-Starring: Matthew McConaughey, Keri Russell (The Americans), Gugu Mbatha-Raw (Concussion), Mahershala Ali (House of Cards)

-Based on true events spanning 1862-1876

-Opening sequence showcases the bloody brutal war zone, but shifts to a somber, quieter tone when Newt becomes a deserter.

-Very slow paced. Takes too long to find it’s footing and even then there isn’t a strong enough drive or intrigue with the characters to keep you connected.

-At 2 hours 19 minutes, it’s way too long and contains an unnecessary storyline involving a courtroom drama with Knight’s great-grandson on trial for miscegenation. The scenes are too few and far between to get invested and feel so out of place compared to the rest of the movies.

-After awhile it just files like a standard History Channel movie/mini-series going from one Civil War milestone to another. The second half of the film features a variety of archival photos and date stamps signifying important events.

Is It Worth Your Trip to the Movies? Only for history buffs who may not already know this Civil War story.

RATING: 2 out of 5 TICKET STUBS

 

HELLO, MY NAME IS DORIS (home release)

After the death of her mother, Doris seems a bit lost. She lived a simple life taking care of her mom and doing data entry work. She’s a bit of a hoarder and is feeling pressured by her brother and sister-in-law to finally move out of the family house. When a new, young art director is hired, Doris becomes a bit gaga over him. She starts daydreaming about making out with John to the point where she’s becoming a klutz at work. After going to a motivational workshop, she gets the courage to live in the moment and start pursuing him. She’s learns how to Facebook stalk someone and gets clued in on his interests in an attempt to win him over. Even though John’s charming and adorable, he’s a bit clueless that his middle-aged co-worker is putting moves on him. She continues down this rabbit hole of awkwardness and cringe-worthy moments despite the lack of support from her best friend, Roz.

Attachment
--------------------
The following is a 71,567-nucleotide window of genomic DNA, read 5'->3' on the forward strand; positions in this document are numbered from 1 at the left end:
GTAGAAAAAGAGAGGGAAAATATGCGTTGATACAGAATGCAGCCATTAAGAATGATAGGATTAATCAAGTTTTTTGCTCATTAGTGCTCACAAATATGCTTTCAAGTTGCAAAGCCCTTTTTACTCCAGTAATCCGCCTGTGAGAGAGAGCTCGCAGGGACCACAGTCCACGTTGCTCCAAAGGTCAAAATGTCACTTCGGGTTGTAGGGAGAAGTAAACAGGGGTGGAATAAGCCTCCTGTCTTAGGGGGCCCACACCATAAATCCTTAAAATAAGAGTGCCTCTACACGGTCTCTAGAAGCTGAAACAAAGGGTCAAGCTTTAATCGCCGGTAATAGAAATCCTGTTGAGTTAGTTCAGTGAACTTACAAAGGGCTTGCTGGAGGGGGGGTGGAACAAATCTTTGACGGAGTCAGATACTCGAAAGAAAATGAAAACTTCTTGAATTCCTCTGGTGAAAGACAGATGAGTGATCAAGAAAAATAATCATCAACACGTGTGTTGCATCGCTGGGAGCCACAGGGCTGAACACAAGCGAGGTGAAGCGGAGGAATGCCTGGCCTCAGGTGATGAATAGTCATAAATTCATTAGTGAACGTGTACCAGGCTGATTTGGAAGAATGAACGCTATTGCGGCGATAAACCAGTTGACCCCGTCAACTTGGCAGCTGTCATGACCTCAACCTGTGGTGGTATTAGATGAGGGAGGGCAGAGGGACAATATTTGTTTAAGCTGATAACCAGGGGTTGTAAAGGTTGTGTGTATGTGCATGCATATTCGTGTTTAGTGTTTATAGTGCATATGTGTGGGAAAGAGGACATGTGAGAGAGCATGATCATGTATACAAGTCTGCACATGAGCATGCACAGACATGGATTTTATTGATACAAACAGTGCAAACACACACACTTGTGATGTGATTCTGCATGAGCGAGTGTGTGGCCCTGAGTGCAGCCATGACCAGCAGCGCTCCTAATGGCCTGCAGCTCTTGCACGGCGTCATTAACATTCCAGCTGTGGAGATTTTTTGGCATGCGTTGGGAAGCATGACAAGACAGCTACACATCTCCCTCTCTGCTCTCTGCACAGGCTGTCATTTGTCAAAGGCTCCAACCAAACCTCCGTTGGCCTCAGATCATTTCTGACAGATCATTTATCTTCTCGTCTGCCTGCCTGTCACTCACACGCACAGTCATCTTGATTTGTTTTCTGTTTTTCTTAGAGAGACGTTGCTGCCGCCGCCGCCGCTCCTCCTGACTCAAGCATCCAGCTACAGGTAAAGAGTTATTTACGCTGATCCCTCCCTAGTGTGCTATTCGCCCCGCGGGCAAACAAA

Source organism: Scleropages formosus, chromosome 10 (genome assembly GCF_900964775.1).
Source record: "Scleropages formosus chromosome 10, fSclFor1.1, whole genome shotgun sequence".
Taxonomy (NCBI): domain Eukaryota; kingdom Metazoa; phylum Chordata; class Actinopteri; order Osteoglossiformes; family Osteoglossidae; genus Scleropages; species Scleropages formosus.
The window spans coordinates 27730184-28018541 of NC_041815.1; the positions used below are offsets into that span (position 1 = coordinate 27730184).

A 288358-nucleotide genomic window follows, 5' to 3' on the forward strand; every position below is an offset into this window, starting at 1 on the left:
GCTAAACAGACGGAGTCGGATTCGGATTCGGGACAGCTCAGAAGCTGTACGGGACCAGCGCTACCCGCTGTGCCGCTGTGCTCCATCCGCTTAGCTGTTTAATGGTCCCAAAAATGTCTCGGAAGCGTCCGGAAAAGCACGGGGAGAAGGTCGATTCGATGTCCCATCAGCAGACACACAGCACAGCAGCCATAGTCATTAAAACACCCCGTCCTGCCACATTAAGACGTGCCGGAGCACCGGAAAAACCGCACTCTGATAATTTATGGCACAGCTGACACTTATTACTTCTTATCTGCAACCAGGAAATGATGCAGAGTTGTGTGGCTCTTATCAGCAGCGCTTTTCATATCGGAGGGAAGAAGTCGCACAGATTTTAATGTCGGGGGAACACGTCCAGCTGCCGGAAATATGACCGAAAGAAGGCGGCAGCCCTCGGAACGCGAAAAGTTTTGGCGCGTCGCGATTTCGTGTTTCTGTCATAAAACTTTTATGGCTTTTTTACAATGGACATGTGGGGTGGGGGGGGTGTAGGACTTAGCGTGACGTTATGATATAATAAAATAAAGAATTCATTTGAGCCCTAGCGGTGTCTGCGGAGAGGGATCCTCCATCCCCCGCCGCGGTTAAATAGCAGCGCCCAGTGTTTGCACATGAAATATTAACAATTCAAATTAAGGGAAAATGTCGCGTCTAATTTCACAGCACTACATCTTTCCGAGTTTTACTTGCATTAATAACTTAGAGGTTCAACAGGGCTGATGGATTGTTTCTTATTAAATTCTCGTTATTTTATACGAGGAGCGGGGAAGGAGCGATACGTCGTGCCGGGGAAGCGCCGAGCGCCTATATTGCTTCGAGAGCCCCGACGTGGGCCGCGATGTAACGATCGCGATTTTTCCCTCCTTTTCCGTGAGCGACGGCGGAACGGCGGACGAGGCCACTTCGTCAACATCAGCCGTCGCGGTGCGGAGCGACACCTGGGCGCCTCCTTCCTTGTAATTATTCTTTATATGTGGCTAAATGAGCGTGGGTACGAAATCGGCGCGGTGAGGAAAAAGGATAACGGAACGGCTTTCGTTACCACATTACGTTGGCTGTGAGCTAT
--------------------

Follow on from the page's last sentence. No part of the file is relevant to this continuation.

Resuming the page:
-Written and directed by Michael Showalter (Wet Hot American Summer)

-Stars Sally Field, Max Greenfield, Tyne Daly, Wendi McLendon-Covey, Peter Gallagher, Natasha Lyonne

-We’re used to Sally Field taking on such heavy Oscar caliber films, so it’s nice to see someone of this caliber play such a cuckoo role.

-There are sad and cringe worthy qualities to her, but Field makes her lovable and relatable. She along with some of her quirkier moments reminded me of a few people I know so there was resonance there as well.

-Max Greenfield is so completely charming and adorable in every scene. His smile is just contagious.

-Easy jokes along the way regarding the generational gap between the two characters. There’s a running gag about how John’s hipster friends find Doris and her style vintage and cool.

-Themes of starting a new phase of your life. Doris holds on to the past and has a hard time saying goodbye causing some family issues that ring very true to life when parents pass away.

-Very much a “movie for grown-ups”. There is definitely an audience for these kind of films when so many movies in theaters are sequels, blockbusters, superhero movies, etc…

Is It Worth Your Trip to the Movies? Doris is another winning role Field can add to her lengthy resume.